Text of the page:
Salaries and Promotions

I just read this interesting article and it voiced out certain things that I have also been thinking about and certain ideas that I have been toying with. I think that I’ll write down my ideas here and see if anyone will give me any feedback. My personal HR policy is simple – the cost of losing an employee is more than the incremental cost it takes to implement a fair system.

The trouble with most companies is that salaries are kept secret – that is just a recipe for trouble if people find out that they are earning less than their underlings or if newbies are getting paid higher than senior people because they came in during a market boom. Also, promotions are another sensitive issue as superiors decide who to push up the ladder – another recipe for disaster as it encourages unethical behaviour due to imbalances in power.

The article said that salaries should be objective and transparent and be pegged at a single value – I fully agree. I will go even one step further. There should only be four salary grades at maximum – Experts, Masters, Adepts and Noobs.

There is no need for intermediate salary grades as it just does not make any sense. Like I always say about grades – they are good as a relative indicator, not an absolute measure. It is easy to differentiate a noob from an expert but it is difficult to differentiate between different experts. Once a year, adjust everyone’s salaries accordingly to cater to market rates and inflation but everyone in the same grade gets the same pay.

My main argument for this is because salaries are used for bread-and-butter things. We use them to pay for our mortgages and bills. So, what is most important about salary is not their absolute values but rather that they come in at a fixed value regularly, which helps people plan their lives.

Now, if we want to reward performance, that can be done through other means like bonuses, dividends and royalties – depending on the nature of the job. These things are usually quite measurable. If a product sells well, people should get a share of the profits. There is little to hide here as well since these things are obvious.

I would like to talk about something that the article did not address – that of promotions. Instead of having promotions from up the hierarchy – I feel that promotions should be from down the hierarchy. Placing promotions in the hands of the superiors is just a lawsuit waiting to happen. There are just too many ways to abuse this.

For starters, promotions should be peer-evaluated. In order to decide who gets promoted, everyone at the same grade sits down and votes on it. Peers are usually more honest with each other because they need to work with each other and they will know whether or not the others actually did anything worthwhile. Furthermore, they will be really stupid to promote someone useless to be their boss. This is self-regulating.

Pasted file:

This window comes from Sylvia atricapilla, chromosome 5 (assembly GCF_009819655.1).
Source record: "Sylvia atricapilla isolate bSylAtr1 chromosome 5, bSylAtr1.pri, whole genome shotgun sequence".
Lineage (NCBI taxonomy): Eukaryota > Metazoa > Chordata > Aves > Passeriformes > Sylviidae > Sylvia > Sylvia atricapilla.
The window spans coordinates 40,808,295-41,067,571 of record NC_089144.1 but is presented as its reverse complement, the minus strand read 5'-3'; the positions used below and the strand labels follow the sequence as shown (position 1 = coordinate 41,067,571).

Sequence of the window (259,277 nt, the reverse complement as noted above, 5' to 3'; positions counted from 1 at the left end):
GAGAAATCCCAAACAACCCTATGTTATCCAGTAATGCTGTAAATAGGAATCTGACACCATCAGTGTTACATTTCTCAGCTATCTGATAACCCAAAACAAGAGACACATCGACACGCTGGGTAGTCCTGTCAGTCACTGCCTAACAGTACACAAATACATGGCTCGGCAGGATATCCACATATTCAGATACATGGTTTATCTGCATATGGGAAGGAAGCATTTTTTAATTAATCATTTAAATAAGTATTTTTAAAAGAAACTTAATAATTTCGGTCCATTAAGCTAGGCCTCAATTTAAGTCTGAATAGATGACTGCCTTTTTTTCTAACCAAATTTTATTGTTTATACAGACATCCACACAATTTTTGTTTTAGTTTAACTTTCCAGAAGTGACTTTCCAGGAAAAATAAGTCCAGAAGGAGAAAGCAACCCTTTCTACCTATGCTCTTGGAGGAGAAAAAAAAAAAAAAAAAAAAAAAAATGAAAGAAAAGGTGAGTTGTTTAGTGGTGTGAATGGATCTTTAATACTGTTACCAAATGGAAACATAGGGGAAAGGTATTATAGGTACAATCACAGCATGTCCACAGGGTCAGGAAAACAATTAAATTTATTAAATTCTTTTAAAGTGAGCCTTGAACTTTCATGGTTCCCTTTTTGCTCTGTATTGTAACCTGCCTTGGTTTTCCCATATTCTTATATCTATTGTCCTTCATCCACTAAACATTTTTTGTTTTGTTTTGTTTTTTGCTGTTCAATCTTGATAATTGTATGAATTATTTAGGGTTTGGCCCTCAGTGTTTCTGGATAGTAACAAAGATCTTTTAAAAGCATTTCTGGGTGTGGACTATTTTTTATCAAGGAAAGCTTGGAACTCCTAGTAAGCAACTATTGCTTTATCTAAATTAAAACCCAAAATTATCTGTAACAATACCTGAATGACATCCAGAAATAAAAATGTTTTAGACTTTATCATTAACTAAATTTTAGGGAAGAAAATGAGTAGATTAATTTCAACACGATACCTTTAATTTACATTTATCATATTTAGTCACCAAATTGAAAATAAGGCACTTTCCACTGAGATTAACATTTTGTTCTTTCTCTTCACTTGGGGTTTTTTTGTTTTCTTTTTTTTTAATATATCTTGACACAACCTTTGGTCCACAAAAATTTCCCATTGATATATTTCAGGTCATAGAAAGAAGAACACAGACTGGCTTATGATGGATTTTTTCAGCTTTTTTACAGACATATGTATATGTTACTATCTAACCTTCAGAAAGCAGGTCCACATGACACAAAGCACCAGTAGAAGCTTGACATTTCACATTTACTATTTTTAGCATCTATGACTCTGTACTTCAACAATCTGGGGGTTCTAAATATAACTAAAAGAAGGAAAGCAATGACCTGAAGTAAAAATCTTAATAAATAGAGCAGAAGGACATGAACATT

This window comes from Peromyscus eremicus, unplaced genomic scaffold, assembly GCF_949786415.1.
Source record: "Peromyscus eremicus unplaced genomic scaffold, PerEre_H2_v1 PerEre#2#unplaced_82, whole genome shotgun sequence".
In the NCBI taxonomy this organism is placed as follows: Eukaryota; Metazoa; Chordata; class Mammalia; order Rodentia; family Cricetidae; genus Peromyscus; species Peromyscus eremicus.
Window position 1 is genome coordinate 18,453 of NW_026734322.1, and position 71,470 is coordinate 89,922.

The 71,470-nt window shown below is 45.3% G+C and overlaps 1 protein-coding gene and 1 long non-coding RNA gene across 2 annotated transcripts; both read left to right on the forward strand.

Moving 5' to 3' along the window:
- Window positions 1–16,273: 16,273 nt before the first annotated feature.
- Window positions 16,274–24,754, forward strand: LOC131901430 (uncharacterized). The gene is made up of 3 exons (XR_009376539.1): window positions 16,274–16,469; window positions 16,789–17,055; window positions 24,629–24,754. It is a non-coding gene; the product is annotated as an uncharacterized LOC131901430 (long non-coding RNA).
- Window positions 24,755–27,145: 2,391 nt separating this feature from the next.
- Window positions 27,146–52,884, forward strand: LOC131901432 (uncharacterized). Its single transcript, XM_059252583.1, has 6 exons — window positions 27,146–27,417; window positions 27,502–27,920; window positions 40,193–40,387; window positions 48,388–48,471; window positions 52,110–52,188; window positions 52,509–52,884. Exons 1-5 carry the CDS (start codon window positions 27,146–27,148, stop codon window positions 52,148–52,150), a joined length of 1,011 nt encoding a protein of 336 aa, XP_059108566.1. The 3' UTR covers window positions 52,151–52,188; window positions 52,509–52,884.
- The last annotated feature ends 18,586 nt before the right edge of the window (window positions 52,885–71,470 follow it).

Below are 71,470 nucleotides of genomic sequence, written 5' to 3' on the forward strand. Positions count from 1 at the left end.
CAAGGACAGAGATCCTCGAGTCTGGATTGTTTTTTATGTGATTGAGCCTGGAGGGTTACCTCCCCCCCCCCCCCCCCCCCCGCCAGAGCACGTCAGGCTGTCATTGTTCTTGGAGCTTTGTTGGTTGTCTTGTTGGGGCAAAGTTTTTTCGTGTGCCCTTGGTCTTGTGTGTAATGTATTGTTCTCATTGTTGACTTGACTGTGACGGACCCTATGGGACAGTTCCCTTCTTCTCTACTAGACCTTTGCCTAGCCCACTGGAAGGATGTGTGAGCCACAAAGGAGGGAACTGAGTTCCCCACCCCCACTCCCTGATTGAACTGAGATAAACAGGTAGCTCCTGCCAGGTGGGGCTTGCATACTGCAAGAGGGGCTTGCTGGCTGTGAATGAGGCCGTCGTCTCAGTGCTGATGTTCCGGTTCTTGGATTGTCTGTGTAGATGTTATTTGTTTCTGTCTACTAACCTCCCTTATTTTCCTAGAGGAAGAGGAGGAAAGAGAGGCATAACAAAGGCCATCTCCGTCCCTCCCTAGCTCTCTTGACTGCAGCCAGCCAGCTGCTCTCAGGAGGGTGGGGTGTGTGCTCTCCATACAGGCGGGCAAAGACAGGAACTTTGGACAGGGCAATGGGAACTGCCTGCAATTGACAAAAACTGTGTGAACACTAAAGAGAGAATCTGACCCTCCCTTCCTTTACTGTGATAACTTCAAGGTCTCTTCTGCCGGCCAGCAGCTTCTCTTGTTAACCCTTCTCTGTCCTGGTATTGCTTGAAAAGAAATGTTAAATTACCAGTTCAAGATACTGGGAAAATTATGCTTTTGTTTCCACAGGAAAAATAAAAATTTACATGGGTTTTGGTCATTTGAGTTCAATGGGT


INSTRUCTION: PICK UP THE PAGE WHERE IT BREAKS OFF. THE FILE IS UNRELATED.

In addition, this should be extended to those working under the person. If someone were to be promoted, they would inherit more responsibility and probably run a bigger team. So, we need to be sure that they will make a good boss. The best people to decide whether or not they are good bosses would be their existing staff. Easy.

Just my 2 sen.

Published by

Shawn Tan

Chip Doctor, Chartered/Professional Engineer, Entrepreneur, Law Graduate.

2 thoughts on “Salaries and Promotions”

  1. Hmm… I think I have read a management article on something similar to your concept. The argument is pretty much about introducing democracy into the hierarchy of a business entity. I am no management expert so I wouldn’t know the merit of such a management system.

    But one thing is certain to me. The current management practice of all business entity is of oligarchy nature, where the power to run the company rested on the shoulder of a few, or (in most cases) a family. Hence promotions and salaries raise are from top to down.

    But big companies have too much baggage and hurdles to beat before they could change their human resource management style. If you formed your company following your management style and if it works, don’t be surprised that your HR model would be studied by the Havard Business school.

    1. HBS?! o_O

      All I care about is that employees are not abused and misused. As long as everyone is happy, productivity will be high. That’s my simple theory.

      But then again, I am just starting out. So, still ‘budak baru belajar’.

      Step by step.

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